There have been reports of a strange night watchman often seen sitting in a chair in the rear of the building at night.  He was observed smoking a pipe and reading a newspaper. The only problem with this story is, again, there isn’t anyone in that building after regular business hours.  This strange figure was reported by a group of about five people on an Excursions Into The Unknown, Inc. tours.  Of course, we immediately rushed around to see this strange figure and when we arrived there moments later, not only was the figure gone but the chair he was sitting in had vanished as well, however the smell of cherry pipe tobacco was strong in the area!

Perhaps the most fascinating and fanciful story connected with Hull House happened around the turn of the century and was reported by Ben Hecht (1893-1964) a famous Herald Examiner reporter.  It seems that rumors began to circulate a woman living at Hull House had given birth to what might be best described as a Devil’s Child.  An infant with cloven hooves for feet, horns on its head and a small tail.  According to Hecht, every lead that he ran down brought him right back to Hull House.  Jane Addams actually devoted over forty pages of her autobiography Second Twenty Years at Hull House to try to dispel some of the rumors.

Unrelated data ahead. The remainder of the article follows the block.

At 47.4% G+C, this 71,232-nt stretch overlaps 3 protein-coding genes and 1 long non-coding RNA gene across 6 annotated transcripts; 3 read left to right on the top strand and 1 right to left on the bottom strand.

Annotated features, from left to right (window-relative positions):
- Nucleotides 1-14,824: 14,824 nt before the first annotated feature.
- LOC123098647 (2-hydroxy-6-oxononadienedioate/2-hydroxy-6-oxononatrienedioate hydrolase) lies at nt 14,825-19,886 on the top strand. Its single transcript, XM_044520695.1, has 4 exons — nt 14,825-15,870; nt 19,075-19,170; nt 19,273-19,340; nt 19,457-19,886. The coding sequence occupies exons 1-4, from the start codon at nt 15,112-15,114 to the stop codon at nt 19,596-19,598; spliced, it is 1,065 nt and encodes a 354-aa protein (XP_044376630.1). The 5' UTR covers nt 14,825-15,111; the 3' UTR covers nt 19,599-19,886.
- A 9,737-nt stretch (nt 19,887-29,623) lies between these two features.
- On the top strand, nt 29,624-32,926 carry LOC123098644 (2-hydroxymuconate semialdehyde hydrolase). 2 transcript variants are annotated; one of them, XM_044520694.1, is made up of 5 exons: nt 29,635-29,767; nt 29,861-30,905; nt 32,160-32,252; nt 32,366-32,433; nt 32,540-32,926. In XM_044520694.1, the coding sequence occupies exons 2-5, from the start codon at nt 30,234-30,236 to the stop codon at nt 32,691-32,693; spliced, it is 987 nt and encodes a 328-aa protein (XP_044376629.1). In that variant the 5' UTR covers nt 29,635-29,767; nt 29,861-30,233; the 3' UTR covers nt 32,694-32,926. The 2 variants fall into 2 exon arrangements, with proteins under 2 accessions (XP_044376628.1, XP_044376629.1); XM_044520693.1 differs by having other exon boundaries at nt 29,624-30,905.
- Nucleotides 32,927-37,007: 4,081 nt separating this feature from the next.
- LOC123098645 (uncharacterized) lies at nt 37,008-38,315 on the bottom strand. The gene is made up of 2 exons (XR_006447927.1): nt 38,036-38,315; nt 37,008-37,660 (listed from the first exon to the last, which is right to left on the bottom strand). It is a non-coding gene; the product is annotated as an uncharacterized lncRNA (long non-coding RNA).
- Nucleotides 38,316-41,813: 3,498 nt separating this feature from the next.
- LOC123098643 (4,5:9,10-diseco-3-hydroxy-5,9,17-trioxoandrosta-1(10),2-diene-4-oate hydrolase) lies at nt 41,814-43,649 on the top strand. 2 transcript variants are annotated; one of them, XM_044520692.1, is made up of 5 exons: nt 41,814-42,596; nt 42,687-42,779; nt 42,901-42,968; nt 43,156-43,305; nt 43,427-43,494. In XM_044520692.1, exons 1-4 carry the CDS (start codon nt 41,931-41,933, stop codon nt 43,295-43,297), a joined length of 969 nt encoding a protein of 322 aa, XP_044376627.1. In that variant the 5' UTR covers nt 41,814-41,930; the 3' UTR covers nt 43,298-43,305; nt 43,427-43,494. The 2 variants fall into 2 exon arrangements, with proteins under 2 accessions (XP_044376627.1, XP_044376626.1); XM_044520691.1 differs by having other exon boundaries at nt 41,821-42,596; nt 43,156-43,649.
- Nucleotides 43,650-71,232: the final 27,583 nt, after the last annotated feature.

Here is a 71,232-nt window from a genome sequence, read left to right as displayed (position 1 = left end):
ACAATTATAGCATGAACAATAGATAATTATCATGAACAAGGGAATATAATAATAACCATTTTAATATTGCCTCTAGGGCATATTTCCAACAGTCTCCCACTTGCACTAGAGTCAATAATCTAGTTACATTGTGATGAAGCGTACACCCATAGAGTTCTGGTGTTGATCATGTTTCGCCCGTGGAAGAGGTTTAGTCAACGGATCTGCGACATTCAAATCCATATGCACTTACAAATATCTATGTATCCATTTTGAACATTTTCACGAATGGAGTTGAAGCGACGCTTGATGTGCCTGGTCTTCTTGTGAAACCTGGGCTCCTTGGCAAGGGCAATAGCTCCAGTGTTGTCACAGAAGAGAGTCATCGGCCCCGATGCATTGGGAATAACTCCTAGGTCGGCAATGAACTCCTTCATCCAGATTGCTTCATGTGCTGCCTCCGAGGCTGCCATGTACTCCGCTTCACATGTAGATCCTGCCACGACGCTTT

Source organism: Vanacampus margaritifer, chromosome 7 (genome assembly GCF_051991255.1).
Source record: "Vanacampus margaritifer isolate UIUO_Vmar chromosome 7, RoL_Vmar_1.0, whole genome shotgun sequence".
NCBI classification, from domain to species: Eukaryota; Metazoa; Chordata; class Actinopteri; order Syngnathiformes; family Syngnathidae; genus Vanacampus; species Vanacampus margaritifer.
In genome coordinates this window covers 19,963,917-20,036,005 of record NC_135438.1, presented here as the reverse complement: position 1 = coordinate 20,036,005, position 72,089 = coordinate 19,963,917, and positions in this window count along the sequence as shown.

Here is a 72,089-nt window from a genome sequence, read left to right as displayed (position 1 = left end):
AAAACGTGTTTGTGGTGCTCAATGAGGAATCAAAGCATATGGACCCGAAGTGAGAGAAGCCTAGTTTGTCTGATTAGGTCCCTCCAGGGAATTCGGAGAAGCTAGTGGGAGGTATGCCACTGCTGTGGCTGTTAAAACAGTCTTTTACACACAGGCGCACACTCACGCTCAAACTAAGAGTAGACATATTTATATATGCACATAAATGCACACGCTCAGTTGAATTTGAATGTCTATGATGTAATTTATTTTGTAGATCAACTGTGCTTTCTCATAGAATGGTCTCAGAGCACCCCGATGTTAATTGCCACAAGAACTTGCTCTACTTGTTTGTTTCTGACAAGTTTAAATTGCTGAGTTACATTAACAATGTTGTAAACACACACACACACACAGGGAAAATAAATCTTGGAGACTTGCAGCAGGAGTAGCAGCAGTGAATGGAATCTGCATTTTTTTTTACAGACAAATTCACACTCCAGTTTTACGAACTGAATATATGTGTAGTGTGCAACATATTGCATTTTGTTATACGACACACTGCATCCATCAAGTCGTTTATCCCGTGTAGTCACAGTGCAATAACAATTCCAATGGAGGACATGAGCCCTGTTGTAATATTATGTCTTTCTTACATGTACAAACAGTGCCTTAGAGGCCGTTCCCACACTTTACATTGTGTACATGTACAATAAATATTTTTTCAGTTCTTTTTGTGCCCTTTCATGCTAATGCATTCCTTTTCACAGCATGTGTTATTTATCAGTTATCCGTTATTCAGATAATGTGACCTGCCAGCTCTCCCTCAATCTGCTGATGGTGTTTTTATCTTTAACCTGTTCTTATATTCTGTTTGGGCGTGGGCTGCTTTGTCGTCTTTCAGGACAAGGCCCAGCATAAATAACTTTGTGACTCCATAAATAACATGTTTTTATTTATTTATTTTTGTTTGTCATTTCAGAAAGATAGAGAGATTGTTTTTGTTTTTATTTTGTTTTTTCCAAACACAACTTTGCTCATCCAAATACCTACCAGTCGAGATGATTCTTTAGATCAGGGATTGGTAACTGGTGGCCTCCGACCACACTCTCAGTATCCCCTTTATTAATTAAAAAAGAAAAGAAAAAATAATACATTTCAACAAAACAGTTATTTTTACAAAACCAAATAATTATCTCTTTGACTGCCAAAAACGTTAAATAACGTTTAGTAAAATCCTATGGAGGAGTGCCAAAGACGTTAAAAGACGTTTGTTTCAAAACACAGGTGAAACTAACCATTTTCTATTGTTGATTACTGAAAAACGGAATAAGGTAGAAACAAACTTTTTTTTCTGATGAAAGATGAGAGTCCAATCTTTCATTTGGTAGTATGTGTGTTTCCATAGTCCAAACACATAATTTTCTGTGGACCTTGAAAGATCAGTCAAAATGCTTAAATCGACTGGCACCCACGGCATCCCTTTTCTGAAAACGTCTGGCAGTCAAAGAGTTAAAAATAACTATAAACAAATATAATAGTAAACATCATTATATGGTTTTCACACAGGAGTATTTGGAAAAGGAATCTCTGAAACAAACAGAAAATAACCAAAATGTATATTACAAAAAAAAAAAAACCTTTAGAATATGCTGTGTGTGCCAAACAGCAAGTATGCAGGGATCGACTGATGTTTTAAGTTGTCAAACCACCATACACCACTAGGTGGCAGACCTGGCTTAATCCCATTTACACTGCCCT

Seems that people came to the house demanding the Ms. Addams bring out that strange baby and mother while others mildly asked to see this strange incarnation or offered to buy an admission.  No baby was ever discovered and eventually the story just died away.

Jane Addams died in Chicago on May 21, 1935.  Her legacy and the work she accomplished survive to this day, and so do the many spooky tales!  If you ever have a chance to visit this most haunted museum in Chicago, please be sure to bring along a camera.  The building is extremely photogenic and many people have captured something quite strange on the film.  Perhaps you will take the next ghost photographed at Hull House!